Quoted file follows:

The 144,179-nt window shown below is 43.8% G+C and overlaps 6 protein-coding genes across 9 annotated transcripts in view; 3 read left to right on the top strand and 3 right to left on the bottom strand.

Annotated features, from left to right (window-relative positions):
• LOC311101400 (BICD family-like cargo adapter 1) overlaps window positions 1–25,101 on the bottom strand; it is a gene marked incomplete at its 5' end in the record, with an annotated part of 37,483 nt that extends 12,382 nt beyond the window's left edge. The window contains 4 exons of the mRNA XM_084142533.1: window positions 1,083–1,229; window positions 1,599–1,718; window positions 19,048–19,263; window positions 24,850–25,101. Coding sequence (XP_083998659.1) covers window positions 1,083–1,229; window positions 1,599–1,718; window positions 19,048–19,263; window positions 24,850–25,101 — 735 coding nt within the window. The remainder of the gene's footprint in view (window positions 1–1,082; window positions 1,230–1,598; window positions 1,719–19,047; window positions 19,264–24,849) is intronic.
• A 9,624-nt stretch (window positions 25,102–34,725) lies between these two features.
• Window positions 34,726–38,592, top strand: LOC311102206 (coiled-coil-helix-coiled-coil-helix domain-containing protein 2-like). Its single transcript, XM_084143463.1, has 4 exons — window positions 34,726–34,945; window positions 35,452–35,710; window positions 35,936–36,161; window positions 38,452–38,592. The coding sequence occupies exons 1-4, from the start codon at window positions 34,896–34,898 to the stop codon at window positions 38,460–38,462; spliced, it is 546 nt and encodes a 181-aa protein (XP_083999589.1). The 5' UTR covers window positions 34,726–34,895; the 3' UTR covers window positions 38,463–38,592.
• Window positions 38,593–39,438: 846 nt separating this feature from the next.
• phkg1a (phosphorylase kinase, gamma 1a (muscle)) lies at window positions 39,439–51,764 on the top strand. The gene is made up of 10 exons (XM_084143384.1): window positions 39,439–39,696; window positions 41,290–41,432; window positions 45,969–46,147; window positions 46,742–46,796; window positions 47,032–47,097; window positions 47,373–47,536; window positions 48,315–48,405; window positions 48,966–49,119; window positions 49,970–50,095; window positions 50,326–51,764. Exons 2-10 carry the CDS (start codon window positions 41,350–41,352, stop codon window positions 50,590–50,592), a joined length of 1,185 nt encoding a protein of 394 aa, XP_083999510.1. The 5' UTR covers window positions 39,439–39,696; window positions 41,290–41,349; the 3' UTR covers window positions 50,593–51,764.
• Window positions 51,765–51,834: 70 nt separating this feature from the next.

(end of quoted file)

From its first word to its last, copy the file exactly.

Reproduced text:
The 144,179-nt window shown below is 43.8% G+C and overlaps 6 protein-coding genes across 9 annotated transcripts in view; 3 read left to right on the top strand and 3 right to left on the bottom strand.

Annotated features, from left to right (window-relative positions):
• LOC311101400 (BICD family-like cargo adapter 1) overlaps window positions 1–25,101 on the bottom strand; it is a gene marked incomplete at its 5' end in the record, with an annotated part of 37,483 nt that extends 12,382 nt beyond the window's left edge. The window contains 4 exons of the mRNA XM_084142533.1: window positions 1,083–1,229; window positions 1,599–1,718; window positions 19,048–19,263; window positions 24,850–25,101. Coding sequence (XP_083998659.1) covers window positions 1,083–1,229; window positions 1,599–1,718; window positions 19,048–19,263; window positions 24,850–25,101 — 735 coding nt within the window. The remainder of the gene's footprint in view (window positions 1–1,082; window positions 1,230–1,598; window positions 1,719–19,047; window positions 19,264–24,849) is intronic.
• A 9,624-nt stretch (window positions 25,102–34,725) lies between these two features.
• Window positions 34,726–38,592, top strand: LOC311102206 (coiled-coil-helix-coiled-coil-helix domain-containing protein 2-like). Its single transcript, XM_084143463.1, has 4 exons — window positions 34,726–34,945; window positions 35,452–35,710; window positions 35,936–36,161; window positions 38,452–38,592. The coding sequence occupies exons 1-4, from the start codon at window positions 34,896–34,898 to the stop codon at window positions 38,460–38,462; spliced, it is 546 nt and encodes a 181-aa protein (XP_083999589.1). The 5' UTR covers window positions 34,726–34,895; the 3' UTR covers window positions 38,463–38,592.
• Window positions 38,593–39,438: 846 nt separating this feature from the next.
• phkg1a (phosphorylase kinase, gamma 1a (muscle)) lies at window positions 39,439–51,764 on the top strand. The gene is made up of 10 exons (XM_084143384.1): window positions 39,439–39,696; window positions 41,290–41,432; window positions 45,969–46,147; window positions 46,742–46,796; window positions 47,032–47,097; window positions 47,373–47,536; window positions 48,315–48,405; window positions 48,966–49,119; window positions 49,970–50,095; window positions 50,326–51,764. Exons 2-10 carry the CDS (start codon window positions 41,350–41,352, stop codon window positions 50,590–50,592), a joined length of 1,185 nt encoding a protein of 394 aa, XP_083999510.1. The 5' UTR covers window positions 39,439–39,696; window positions 41,290–41,349; the 3' UTR covers window positions 50,593–51,764.
• Window positions 51,765–51,834: 70 nt separating this feature from the next.